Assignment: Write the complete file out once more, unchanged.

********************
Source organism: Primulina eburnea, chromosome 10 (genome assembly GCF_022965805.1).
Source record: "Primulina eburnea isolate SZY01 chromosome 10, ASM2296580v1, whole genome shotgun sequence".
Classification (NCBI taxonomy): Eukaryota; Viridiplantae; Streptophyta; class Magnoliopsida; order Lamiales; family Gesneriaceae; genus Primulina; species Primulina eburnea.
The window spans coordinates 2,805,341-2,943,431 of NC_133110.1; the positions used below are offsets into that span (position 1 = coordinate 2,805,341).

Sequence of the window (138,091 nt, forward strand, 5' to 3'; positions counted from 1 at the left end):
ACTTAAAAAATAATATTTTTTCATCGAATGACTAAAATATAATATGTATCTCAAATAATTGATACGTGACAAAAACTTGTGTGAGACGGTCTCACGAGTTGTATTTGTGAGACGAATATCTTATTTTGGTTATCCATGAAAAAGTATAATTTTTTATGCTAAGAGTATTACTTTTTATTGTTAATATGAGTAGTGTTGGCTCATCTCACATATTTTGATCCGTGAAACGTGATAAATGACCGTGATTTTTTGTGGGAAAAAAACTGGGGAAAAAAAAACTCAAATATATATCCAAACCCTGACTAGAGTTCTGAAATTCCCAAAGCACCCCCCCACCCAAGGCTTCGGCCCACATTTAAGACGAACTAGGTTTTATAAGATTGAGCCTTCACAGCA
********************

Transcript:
Source organism: Primulina eburnea, chromosome 10 (genome assembly GCF_022965805.1).
Source record: "Primulina eburnea isolate SZY01 chromosome 10, ASM2296580v1, whole genome shotgun sequence".
Classification (NCBI taxonomy): Eukaryota; Viridiplantae; Streptophyta; class Magnoliopsida; order Lamiales; family Gesneriaceae; genus Primulina; species Primulina eburnea.
The window spans coordinates 2,805,341-2,943,431 of NC_133110.1; the positions used below are offsets into that span (position 1 = coordinate 2,805,341).

Sequence of the window (138,091 nt, forward strand, 5' to 3'; positions counted from 1 at the left end):
ACTTAAAAAATAATATTTTTTCATCGAATGACTAAAATATAATATGTATCTCAAATAATTGATACGTGACAAAAACTTGTGTGAGACGGTCTCACGAGTTGTATTTGTGAGACGAATATCTTATTTTGGTTATCCATGAAAAAGTATAATTTTTTATGCTAAGAGTATTACTTTTTATTGTTAATATGAGTAGTGTTGGCTCATCTCACATATTTTGATCCGTGAAACGTGATAAATGACCGTGATTTTTTGTGGGAAAAAAACTGGGGAAAAAAAAACTCAAATATATATCCAAACCCTGACTAGAGTTCTGAAATTCCCAAAGCACCCCCCCACCCAAGGCTTCGGCCCACATTTAAGACGAACTAGGTTTTATAAGATTGAGCCTTCACAGCA